How Modernity differs from the pre-Modern is rather difficult to succinctly state but suffice to say that there is a qualitative difference between pre-Modern and Modern societies which can be recognised by looking at them.
For the purpose of this post I want to take world as it was in 1940 to illustrate what I'm getting at. The England of 1940 was modern society compared to the England of 1640. Industrialization, urbanisation, mechanisation and so on had changed life to such a degree that the mode of living for the average citizen was substantially different. England was modern in a way that Yugoslavia or rural Romania was not. Likewise Germany, France, USA, Sweden, Russia, Japan etc were modern societies.
While all of these societies were modern, the expression of their modernity was largely contingent up local factors which shaped the path of modernity in their countries. Germany, while modern, was different to the U.S.A., which was different to Japan. Remember, this is 1940.
One of the distinguishing features of modern societies is the rise of a managerial class which is responsible for the administration and co-ordination of all the institutions which make modern life possible. In Germany and Japan, this managerial class was fascistic, in Russia, it was Marxist and in England and USA it was Protestant. Modernity, in each of these countries was strongly influenced by the cultural values of its managerial class. The reason why the Anglosphere was a haven for individual liberty, freedom of conscience, respect for the person, prosecution of degeneracy and freedom of religion is because they were the values of mainstream Protestantism at the time. Anglosphere modernity was Protestant tinged. Mainstream Protestantism as it was 1940.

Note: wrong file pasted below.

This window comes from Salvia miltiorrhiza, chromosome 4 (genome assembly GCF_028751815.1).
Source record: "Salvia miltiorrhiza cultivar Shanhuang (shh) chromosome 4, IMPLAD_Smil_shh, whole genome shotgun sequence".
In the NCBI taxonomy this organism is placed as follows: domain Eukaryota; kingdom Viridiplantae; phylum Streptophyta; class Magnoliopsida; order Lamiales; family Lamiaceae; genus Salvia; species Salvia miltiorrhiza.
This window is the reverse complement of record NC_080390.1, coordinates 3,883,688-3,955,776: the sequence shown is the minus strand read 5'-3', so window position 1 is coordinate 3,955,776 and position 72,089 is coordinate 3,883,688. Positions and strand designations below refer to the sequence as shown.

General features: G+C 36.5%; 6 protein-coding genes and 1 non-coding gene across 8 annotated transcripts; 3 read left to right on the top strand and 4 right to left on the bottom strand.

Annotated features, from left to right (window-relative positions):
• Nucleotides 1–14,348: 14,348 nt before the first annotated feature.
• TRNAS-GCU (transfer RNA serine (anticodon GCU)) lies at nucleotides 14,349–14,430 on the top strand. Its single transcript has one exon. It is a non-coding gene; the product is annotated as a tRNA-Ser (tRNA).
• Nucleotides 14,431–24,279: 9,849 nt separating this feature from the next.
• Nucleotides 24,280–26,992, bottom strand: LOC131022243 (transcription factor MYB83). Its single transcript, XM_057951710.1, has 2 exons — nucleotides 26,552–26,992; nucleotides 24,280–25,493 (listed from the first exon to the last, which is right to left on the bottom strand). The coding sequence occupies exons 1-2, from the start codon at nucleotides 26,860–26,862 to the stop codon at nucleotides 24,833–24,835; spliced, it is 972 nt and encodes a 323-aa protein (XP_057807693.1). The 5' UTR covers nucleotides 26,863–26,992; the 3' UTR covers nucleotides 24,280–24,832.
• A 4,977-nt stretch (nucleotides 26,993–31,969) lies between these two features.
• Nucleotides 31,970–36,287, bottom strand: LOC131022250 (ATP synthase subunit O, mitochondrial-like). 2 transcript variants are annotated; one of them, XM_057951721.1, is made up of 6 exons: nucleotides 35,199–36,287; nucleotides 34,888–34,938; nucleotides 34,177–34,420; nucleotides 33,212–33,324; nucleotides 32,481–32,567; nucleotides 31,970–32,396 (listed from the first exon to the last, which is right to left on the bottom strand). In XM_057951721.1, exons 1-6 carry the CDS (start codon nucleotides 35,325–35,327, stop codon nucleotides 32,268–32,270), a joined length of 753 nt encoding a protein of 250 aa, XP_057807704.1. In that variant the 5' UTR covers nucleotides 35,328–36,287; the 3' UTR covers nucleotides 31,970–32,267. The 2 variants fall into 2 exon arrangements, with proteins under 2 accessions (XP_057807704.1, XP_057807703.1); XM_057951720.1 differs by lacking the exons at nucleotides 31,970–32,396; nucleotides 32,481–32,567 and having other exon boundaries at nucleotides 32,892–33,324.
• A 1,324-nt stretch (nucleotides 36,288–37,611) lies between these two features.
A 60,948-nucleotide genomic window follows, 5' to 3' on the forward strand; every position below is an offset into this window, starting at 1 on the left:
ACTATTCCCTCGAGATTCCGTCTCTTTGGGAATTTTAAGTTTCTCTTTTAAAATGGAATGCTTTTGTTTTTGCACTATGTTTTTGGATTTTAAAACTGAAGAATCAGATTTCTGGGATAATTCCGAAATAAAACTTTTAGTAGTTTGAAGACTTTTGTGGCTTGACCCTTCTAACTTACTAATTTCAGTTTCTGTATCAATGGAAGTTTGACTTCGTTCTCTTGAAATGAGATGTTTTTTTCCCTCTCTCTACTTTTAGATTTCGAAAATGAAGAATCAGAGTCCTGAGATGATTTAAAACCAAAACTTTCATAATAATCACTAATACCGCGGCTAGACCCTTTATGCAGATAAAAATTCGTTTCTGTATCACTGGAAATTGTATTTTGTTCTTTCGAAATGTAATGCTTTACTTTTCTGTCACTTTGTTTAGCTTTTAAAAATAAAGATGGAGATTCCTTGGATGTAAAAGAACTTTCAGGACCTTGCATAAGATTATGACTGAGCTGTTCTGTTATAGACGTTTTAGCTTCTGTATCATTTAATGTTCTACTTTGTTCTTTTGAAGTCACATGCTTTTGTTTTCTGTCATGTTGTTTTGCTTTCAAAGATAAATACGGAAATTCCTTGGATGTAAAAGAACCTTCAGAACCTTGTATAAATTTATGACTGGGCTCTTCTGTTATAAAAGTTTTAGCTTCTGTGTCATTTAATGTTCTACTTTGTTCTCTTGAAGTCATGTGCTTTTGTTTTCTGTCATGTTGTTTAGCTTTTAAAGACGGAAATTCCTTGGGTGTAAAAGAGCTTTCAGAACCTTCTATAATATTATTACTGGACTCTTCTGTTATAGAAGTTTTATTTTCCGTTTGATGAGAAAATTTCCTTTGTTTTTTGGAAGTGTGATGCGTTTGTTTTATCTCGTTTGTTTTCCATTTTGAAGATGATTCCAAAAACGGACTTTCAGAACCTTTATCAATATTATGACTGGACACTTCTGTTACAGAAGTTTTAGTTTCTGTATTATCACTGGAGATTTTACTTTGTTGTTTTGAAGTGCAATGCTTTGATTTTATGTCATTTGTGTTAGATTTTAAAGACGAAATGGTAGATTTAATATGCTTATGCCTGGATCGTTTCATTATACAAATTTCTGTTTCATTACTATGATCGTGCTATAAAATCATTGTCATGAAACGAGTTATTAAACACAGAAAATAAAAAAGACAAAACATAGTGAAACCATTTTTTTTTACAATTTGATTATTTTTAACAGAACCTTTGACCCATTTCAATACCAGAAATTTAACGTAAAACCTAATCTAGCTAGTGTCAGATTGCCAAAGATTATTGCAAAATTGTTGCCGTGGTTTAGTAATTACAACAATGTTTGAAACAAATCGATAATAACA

I don't want to get into Catholic modernity since it is a far more complex subject but suffice to say Catholicism has a very difficult relationship with it and its relationship to it has been frequently antagonistic instead of co-operative. In 1940 it proved to be relatively irrelevant to world affairs.
Anyway what I'm trying to get at is that modernity can assume many different forms and not all of them are intrinsically hostile toward religion. I think one of the great weak spots of Right wing thought is the anti-modernistic sentiment seen so often in many of the commentators. Agrarian simplicity is only appealing to those who have never had to work the land. The problem is not so much modernity as it is irreligion.